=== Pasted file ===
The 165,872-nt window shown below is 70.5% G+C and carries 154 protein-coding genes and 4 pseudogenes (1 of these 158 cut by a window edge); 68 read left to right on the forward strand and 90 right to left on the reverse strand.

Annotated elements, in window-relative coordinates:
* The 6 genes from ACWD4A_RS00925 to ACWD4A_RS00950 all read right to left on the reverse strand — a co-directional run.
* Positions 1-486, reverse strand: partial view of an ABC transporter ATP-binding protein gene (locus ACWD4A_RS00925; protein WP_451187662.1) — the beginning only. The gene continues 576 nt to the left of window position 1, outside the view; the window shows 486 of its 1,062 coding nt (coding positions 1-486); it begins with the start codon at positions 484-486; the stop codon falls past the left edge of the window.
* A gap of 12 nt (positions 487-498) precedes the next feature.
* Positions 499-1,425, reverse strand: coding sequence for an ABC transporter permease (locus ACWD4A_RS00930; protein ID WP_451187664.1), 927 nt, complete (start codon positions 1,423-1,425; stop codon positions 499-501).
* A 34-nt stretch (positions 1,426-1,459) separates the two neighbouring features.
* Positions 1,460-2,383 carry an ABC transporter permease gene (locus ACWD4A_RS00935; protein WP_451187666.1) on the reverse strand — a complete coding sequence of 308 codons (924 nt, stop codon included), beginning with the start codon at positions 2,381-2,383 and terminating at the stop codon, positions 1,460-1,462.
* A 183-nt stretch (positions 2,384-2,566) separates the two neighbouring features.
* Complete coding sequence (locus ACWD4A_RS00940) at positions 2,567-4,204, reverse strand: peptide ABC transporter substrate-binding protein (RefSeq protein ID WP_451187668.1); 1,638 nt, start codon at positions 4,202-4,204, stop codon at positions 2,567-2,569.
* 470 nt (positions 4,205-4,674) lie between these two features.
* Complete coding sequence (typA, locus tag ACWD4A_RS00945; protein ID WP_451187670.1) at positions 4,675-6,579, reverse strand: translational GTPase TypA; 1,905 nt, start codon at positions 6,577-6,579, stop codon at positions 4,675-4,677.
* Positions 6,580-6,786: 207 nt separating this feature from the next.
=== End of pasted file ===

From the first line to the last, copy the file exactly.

The 165,872-nt window shown below is 70.5% G+C and carries 154 protein-coding genes and 4 pseudogenes (1 of these 158 cut by a window edge); 68 read left to right on the forward strand and 90 right to left on the reverse strand.

Annotated elements, in window-relative coordinates:
* The 6 genes from ACWD4A_RS00925 to ACWD4A_RS00950 all read right to left on the reverse strand — a co-directional run.
* Positions 1-486, reverse strand: partial view of an ABC transporter ATP-binding protein gene (locus ACWD4A_RS00925; protein WP_451187662.1) — the beginning only. The gene continues 576 nt to the left of window position 1, outside the view; the window shows 486 of its 1,062 coding nt (coding positions 1-486); it begins with the start codon at positions 484-486; the stop codon falls past the left edge of the window.
* A gap of 12 nt (positions 487-498) precedes the next feature.
* Positions 499-1,425, reverse strand: coding sequence for an ABC transporter permease (locus ACWD4A_RS00930; protein ID WP_451187664.1), 927 nt, complete (start codon positions 1,423-1,425; stop codon positions 499-501).
* A 34-nt stretch (positions 1,426-1,459) separates the two neighbouring features.
* Positions 1,460-2,383 carry an ABC transporter permease gene (locus ACWD4A_RS00935; protein WP_451187666.1) on the reverse strand — a complete coding sequence of 308 codons (924 nt, stop codon included), beginning with the start codon at positions 2,381-2,383 and terminating at the stop codon, positions 1,460-1,462.
* A 183-nt stretch (positions 2,384-2,566) separates the two neighbouring features.
* Complete coding sequence (locus ACWD4A_RS00940) at positions 2,567-4,204, reverse strand: peptide ABC transporter substrate-binding protein (RefSeq protein ID WP_451187668.1); 1,638 nt, start codon at positions 4,202-4,204, stop codon at positions 2,567-2,569.
* 470 nt (positions 4,205-4,674) lie between these two features.
* Complete coding sequence (typA, locus tag ACWD4A_RS00945; protein ID WP_451187670.1) at positions 4,675-6,579, reverse strand: translational GTPase TypA; 1,905 nt, start codon at positions 6,577-6,579, stop codon at positions 4,675-4,677.
* Positions 6,580-6,786: 207 nt separating this feature from the next.